Don't go broke buying tools!  Buy tools as you need them (yes, it was hard for me to write that).

6)  Learn How To Sharpen Your Own Tools

I can't express how important this is.  Nothing is more important to your enjoyment of woodworking than to work with sharp tools.  You'll never understand the true enjoyment of working with a razor sharp chisel, or hand plane until you learn how to sharpen your own tools.  Don't get me wrong I do send out some of my stuff to be sharpen by professionals, saw blades, planer knives and jointer knives to name a few.  But if I had to rely on taking my turning chisels, my bench chisels, my plane irons, etc. to a professional every time they became dull I would A) Go broke, or B) Just not have them sharpened as often as they should be. 

Take the time to learn how to sharpen your tools, it will be time well spent.

7)  A Place For Everything, And Everything In Its Place

If you're naturally a organized person then this one is no problem for you.  Now for the rest of you out there....  Working in a well organized shop is not only more efficient, it's safer.  If you're having to step over cords, wood, etc. just to get to a tool you're asking for trouble.  How much time could you save, by not having to clear off the table saw top every time you need to use it, or look for tools that you need, or have to rearrange tools every time you need to use them?  Shop time is precious enough don't waste time while you're there.  Organize your shop to have more time to do what your there for in the first place, work wood.

8)  Let There Be Light and Electricity And Let There Be Plenty Of It

What do lights, electrical outlets, and clamps have in common?  You can never have enough!  Spend the time and money to put outlets all around your shop (about every 4 feet).  And while you're at it, add 220 to your shop if you don't already have it.  Tools that can run off of 220 volts should be wired to do so.  You'll pull half the amps on a 220 circuit than on a 110 circuit. 

Lights will make working in the shop more pleasant, not to mention a lot better on the eyes.  Arrange overhead lights to reduce or eliminate shadows throughout the shop.  It's dangerous to be making a cut when you can't even see what you're doing!  Spend the extra money on color correcting bulbs.  They will give a truer rendering of what the wood and finish will look like once you move it indoors.

Quick question:  Would you hire a woodworker to wire your house?  NO!  Don't attempt to do any modifications or additions to your shop's wiring if you're not an electrician.  Do some planning on where you're going to position your tools and where to add you lights and outlets and then hire a professional.  Stick to doing what you do best, work wood.

9)  Dust? What Dust?

You won't have to be woodworking long before you realize just how much dust and shavings that you can make in a short amount of time.  Before you know it, everything in the shop will have a thin (or not so thin) layer of dust.  Now here's something to ponder.  If all that dust is covering everything around you in the shop, guess how much of it you breathed in?  More than you should have, at the very least.  Early on in setting up shop you need to set up some type of dust collection system.  It can be as simply as buying a shop vac that can be rolled around to your tools and hooked up individually, or all the way to a 3hp cyclone dust extractor that hooks up to every machine in the shop.  For the times that even a dust collector doesn't get all the dust, wear a dust mask.  It's a know fact that wood dust is a carcinogen.  Take the necessary steps to protect your lungs.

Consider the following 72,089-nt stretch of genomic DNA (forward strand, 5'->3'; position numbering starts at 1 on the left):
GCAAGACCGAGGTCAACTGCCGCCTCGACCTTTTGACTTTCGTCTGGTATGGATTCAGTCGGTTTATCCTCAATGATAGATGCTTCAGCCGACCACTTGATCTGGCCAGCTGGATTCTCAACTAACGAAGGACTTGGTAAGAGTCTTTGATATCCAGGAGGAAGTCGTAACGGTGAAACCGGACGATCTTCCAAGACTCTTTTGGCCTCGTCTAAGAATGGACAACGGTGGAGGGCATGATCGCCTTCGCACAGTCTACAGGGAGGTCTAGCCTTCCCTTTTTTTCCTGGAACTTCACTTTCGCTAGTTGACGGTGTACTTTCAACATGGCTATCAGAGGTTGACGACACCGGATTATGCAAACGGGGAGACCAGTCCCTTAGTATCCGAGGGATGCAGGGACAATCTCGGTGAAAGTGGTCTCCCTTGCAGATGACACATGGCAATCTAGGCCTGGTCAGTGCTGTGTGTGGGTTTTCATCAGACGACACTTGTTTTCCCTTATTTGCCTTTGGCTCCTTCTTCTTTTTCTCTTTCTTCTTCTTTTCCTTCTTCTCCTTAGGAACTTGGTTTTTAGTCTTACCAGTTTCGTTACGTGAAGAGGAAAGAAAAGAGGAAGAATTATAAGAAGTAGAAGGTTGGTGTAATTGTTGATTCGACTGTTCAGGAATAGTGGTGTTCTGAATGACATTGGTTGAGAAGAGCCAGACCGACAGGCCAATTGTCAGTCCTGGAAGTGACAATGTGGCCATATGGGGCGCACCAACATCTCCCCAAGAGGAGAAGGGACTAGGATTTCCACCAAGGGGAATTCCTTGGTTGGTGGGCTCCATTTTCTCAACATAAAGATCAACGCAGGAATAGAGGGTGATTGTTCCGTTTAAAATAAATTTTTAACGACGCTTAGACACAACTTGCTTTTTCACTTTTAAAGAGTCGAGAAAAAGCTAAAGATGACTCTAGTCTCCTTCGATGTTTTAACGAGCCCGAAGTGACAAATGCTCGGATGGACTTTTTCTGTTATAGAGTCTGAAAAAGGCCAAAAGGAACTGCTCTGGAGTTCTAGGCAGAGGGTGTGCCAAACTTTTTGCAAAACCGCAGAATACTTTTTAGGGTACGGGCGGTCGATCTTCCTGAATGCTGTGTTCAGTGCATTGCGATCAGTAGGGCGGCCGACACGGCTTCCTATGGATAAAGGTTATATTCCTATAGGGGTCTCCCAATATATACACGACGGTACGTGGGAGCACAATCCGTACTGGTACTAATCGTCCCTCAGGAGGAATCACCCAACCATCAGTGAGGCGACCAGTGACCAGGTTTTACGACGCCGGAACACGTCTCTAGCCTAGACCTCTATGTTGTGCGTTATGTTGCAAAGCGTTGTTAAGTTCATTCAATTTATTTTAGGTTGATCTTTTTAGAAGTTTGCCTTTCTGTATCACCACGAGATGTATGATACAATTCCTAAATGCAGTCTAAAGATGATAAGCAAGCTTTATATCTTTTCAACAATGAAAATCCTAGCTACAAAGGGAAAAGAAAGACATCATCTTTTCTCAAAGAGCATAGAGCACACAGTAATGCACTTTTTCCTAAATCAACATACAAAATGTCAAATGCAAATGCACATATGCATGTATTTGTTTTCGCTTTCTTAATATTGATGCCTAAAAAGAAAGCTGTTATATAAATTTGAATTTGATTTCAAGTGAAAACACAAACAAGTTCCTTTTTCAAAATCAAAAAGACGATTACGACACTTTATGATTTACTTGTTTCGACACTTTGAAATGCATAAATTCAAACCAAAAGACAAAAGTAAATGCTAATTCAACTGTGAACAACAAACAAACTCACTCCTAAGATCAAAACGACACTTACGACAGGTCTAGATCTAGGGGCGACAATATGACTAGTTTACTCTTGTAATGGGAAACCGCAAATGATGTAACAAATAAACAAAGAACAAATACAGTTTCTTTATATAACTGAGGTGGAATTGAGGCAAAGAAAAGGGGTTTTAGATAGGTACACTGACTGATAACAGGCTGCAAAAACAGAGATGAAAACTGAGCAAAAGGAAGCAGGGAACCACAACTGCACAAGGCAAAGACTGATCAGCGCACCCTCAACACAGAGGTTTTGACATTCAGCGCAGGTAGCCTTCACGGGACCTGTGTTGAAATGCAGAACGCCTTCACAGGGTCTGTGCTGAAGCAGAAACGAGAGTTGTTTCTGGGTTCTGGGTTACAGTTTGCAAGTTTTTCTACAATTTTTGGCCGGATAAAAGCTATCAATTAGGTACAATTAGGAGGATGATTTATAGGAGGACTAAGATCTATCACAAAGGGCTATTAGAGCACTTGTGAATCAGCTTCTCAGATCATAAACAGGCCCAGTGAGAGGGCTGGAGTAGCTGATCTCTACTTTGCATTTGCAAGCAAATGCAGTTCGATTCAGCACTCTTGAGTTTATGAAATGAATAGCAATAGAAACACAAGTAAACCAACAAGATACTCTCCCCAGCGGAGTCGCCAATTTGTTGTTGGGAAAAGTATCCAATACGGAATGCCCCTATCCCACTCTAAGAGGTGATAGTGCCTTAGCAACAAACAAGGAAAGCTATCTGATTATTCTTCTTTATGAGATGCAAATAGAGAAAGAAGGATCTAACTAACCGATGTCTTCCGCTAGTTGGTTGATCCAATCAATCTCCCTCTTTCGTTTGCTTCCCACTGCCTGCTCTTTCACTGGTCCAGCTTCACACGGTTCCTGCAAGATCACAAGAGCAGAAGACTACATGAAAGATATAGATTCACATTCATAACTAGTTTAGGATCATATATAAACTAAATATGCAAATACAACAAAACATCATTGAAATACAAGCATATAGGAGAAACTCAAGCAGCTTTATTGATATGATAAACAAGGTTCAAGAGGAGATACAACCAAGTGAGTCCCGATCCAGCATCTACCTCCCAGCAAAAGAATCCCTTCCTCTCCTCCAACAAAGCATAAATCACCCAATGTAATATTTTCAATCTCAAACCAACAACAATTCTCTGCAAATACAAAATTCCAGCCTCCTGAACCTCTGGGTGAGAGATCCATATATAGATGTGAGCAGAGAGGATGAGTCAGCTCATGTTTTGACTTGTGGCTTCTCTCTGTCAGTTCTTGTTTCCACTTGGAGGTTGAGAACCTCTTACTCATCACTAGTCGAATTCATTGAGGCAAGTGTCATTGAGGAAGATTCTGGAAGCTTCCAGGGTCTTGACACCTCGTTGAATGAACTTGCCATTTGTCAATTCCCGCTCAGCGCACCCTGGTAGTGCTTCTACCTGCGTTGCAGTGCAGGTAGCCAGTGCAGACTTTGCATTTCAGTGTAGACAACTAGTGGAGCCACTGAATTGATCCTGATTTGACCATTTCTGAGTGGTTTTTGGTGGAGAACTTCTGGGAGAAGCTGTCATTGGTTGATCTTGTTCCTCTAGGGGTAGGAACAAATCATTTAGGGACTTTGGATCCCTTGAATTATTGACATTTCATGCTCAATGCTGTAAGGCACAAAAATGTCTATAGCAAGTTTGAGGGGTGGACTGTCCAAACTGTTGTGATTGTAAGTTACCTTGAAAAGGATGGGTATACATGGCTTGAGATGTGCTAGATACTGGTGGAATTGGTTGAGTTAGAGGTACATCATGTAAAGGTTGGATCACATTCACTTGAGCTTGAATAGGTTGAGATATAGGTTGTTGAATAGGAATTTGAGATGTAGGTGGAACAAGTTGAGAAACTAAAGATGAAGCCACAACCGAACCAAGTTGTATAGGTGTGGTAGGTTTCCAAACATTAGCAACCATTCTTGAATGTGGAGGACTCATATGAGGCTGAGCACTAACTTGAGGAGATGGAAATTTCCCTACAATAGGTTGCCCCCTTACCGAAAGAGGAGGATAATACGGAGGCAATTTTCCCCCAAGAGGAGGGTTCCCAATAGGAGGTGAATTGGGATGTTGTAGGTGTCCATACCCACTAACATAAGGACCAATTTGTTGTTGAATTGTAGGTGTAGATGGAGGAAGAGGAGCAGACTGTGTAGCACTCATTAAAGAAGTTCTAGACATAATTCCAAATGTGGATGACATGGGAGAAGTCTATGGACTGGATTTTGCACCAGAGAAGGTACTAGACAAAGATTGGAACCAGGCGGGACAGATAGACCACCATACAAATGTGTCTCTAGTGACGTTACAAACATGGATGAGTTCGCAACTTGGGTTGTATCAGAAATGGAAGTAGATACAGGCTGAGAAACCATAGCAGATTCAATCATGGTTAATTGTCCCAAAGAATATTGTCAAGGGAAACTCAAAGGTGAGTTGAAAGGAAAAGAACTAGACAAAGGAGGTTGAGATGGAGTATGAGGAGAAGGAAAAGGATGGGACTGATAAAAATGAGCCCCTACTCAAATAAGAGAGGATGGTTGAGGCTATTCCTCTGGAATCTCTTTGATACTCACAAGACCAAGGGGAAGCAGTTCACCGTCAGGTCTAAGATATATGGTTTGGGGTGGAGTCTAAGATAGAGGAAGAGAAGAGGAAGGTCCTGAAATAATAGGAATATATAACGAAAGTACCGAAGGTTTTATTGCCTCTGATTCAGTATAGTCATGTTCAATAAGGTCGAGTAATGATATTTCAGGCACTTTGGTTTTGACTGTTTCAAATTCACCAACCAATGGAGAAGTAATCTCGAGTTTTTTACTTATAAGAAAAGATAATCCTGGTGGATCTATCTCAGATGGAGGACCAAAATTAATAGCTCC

10)  The One Tool You Can't Live Without

Is it the table saw?  Band saw?  Planer?  No!  The most important tool in your shop is a good workbench.  What makes a good bench is different for every woodworker, but there are a few things that all good benches have in common.  Most importantly, the bench should be sturdy and heavy enough not to walk all over the shop when you're trying to use it.  It should also be at the right height for your body.  With your hand held at your side with palms facing the floor, measure the distance from the floor to your palm.  This is about the correct height for you.  A good bench also needs to have a way to hold wood in place on the surface and on edge.  This is usually done with wood vises and bench dogs.  Last but not least, a good bench has to have a flat top.  This is an important reference for gauging how flat a piece of wood is, hand planing a board flat, etc. 

There are many plans on the Internet on building workbenches and books that describe everything you ever wanted to know on benches and building one for yourself.  Do your research first before you jump in and start building.  There are many different styles and sizes of benches that you can build.  Figure out what you need your bench to do and what features you want in one.  The advantage in building your own workbench is that you can completely customize it to your needs.  I promise, after you build your first workbench you'll wonder how you made it without one.